A judge who gives a harsher sentence because their favorite football team has lost. A doctor whose diagnosis was influenced by their breakfast. A recruiter whose mood makes them see similar candidates completely differently. All of them use their “best judgment” when making decisions. But the best isn’t always good enough.
Daniel Kahneman, psychologist, economist, and Nobel prize winner, dedicated his life’s work to the topics of decision making and behavioral economics. The author of the bestseller ‘Thinking, Fast and Slow’, has just published a new book called ‘Noise’. Once again, it illustrates how humankind often just… doesn’t make any sense. Our decisions are deeply flawed, and Kahneman thinks the ever-present noise has something to do with that. With the age of AI upon us, whose decisions will win?
How we think
In ‘Thinking, Fast and Slow’, Kahneman explains that we use two systems of thinking. The first is fast, instinctive, and emotional; the second is deliberate, slow, and based on logic. You’d probably agree with his thesis that System 1 is the boss: there’s no time to approach every single decision with the precision of System 2. To put it simply, in order to not overload your brain, not all of your choices can be reasonable.
And while your best judgment doesn’t necessarily mean you’re making good decisions, most of the time, the intuitive System 1 is guiding you well. If you train it long enough, you could even reach a so-called “expert intuition“: something that a great tennis player or an experienced firefighter possesses when they predict what will happen next. When you’re about to make an important decision, slow down. Maybe it’s time for System 2 to kick in. And it could be the time to listen: do you hear any noise?
Kahneman’s new book focuses on the concept of “noise” disturbing our predictions and decisions. The noise is everywhere: it’s a “variability in judgments that should be identical”, and the psychologist believes there’s too much of it. It’s not the same as bias: bias is consistent, noise is random. And more often than not, it appears in organizations, societies, and even countries.
“System noise is not a phenomenon within the individual; it’s a phenomenon within an organization or within a system that is supposed to come to decisions that are uniform. You have to look statistically at a great number of cases. And then you see noise,” Kahneman said for The Guardian.
Kahneman believes that “judgment is not the place to express your individuality”. At the same time, he doesn’t think you should completely abandon your intuition: it simply needs to be “informed, disciplined and delayed”. Just wait it out before you make the call.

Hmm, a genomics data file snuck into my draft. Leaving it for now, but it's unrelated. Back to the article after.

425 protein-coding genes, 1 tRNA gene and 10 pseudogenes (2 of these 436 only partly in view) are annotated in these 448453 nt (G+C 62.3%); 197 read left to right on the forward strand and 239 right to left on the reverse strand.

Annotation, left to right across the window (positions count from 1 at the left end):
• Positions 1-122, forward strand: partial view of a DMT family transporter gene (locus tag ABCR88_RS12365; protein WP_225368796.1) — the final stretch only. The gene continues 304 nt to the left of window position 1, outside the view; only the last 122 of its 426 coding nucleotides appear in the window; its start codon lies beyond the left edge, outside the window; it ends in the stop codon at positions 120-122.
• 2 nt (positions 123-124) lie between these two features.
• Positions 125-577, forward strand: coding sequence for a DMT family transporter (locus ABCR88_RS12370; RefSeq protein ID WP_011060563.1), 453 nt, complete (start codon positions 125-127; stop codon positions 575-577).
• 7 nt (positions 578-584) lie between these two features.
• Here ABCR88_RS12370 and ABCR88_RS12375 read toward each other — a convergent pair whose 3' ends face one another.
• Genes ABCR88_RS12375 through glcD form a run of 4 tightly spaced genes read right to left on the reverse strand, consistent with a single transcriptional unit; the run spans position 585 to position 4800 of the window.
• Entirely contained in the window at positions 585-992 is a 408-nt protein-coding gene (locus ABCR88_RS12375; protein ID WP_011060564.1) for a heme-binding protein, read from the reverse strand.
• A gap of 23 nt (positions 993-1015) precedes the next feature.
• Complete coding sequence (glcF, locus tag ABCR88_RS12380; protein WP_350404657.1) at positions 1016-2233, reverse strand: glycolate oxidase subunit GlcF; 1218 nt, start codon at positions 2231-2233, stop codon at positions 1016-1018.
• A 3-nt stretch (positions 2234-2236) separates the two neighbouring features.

While it’s possible to eliminate noise, it doesn’t always make sense. The thing is, it takes significant determination and resources to ensure objective, fair human decisions.
If a school beauty pageant organized for fun chooses a “wrong” winner, it stings slightly. But it’s not as painful (and expensive) as a company making a wrong strategic hire. In the second case, it’s reasonable to conduct several interviews by several people who compare notes only after they wrote them. The bigger the group, the more objective the decision.
The noise, decisions, and technology
Governments around the world had to make snap decisions about an unprecedented pandemic. Some fared worse than others, and that’s not at all surprising. Kahneman says that an exponential phenomenon such as the spread of the virus is “almost impossible for us to grasp”, because humans operate efficiently in linear scenarios. “We’re not equipped for it. It takes a long time to educate intuition,” he explained for The Guardian.
But the exponential world seems inevitable, considering the speed of technological advancement. What will linear people do? “Clearly, AI is going to win [against human intelligence]. It’s not even close. How people are going to adjust to this is a fascinating problem – but one for my children and grandchildren, not me,” Kahneman predicts.
There’s a slight hurdle at this point in time: our expectations from technology are sky-high. We won’t forgive and forget if just one flying car falls from the sky or one self-driving car crashes. “Being a lot safer than people is not going to be enough. The factor by which they have to be more safe than humans is really very high,” he explains.
That’s not exactly logical: just as all the vaccination doubts and fears aren’t. We simply tend to believe humans more than anything artificial, despite our apparent flaws. “People are willing to take far, far fewer risks when they face vaccination than when they face the disease,” Kahneman illustrates.
So if you’re about to make a significant decision, check those Systems of yours. Hear any “noise”? Good: now that you know, you can do something about it.